Sharp rise seen in new accounts amid sustained bull run
China's stock market regulator on Tuesday warned investors that there are still risks in the market, despite the recent sustained bull run.
The China Securities Regulatory Commission (CSRC) published a statement on its website on Tuesday saying that smaller investors who are new to trading on the stock market should pay close attention to potential risks, rather than just blindly following the trend.
China's A-share stock market has risen strongly in recent months, with the Shanghai Composite Index having surged by over 39 percent so far this year to seven-year highs, and this has encouraged a large number of people to open new accounts and start investing for the first time.
The number of new stock accounts reached 7.95 million in the first quarter, 433 percent more than in the same period of 2014, said the statement, citing data from the China Securities Depository and Clearing Corporation, the country's clearing services for all transactions in the A-share market.
"The market regulator's warning is due to the recent over-excitement among investors, which has led to higher risks," Yang Zhicheng, director of Shanghai Junsheng Asset Management Co, told the Global Times on Tuesday.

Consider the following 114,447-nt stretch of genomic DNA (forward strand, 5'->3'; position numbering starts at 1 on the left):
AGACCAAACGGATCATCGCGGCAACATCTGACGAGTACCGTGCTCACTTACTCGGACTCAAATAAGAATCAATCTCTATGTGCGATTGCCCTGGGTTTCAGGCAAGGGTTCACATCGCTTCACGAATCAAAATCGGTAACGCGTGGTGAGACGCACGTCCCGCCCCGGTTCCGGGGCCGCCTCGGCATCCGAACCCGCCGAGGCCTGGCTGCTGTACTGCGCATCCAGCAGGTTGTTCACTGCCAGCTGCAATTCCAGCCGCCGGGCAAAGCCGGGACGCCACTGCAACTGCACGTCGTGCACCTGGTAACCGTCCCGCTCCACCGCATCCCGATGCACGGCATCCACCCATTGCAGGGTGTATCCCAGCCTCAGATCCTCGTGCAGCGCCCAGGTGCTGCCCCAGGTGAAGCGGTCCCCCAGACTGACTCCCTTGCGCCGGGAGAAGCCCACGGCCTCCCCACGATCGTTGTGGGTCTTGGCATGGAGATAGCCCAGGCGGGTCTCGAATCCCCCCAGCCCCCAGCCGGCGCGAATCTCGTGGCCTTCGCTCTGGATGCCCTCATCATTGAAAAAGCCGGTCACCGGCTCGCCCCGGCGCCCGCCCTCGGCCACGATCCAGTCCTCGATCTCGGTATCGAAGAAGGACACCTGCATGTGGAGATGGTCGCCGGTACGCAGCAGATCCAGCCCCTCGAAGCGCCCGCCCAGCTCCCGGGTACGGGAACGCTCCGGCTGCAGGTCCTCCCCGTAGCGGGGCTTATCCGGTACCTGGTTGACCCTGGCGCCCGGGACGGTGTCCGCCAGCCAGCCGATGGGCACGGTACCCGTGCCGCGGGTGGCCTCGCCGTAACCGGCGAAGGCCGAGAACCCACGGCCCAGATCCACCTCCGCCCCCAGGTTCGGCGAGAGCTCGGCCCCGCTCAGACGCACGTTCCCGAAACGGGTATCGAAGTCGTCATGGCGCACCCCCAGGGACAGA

"The ongoing comprehensive reforms provide a better stock market environment for investors," Yang noted, adding "Government policies do not necessarily favor every industry, and there is too much margin trading in the stock market, which has made valuations unreasonably high."
"The current stock prices are obviously too high, and the CSRC needs to give warnings so as to avoid a market collapse," Yu Haihua, an investment advisor at Great Wall Securities Co.
Yang suggested that investors could give their money to professional institutions to manage their investments.
Daily turnover on the Shanghai and Shenzhen stock exchanges has frequently exceeded 1 trillion yuan ($161.12 billion) since March.
"The trading volume has reached a level that is too high, though it is hard to say what kind of trading volume would be appropriate," Yang said.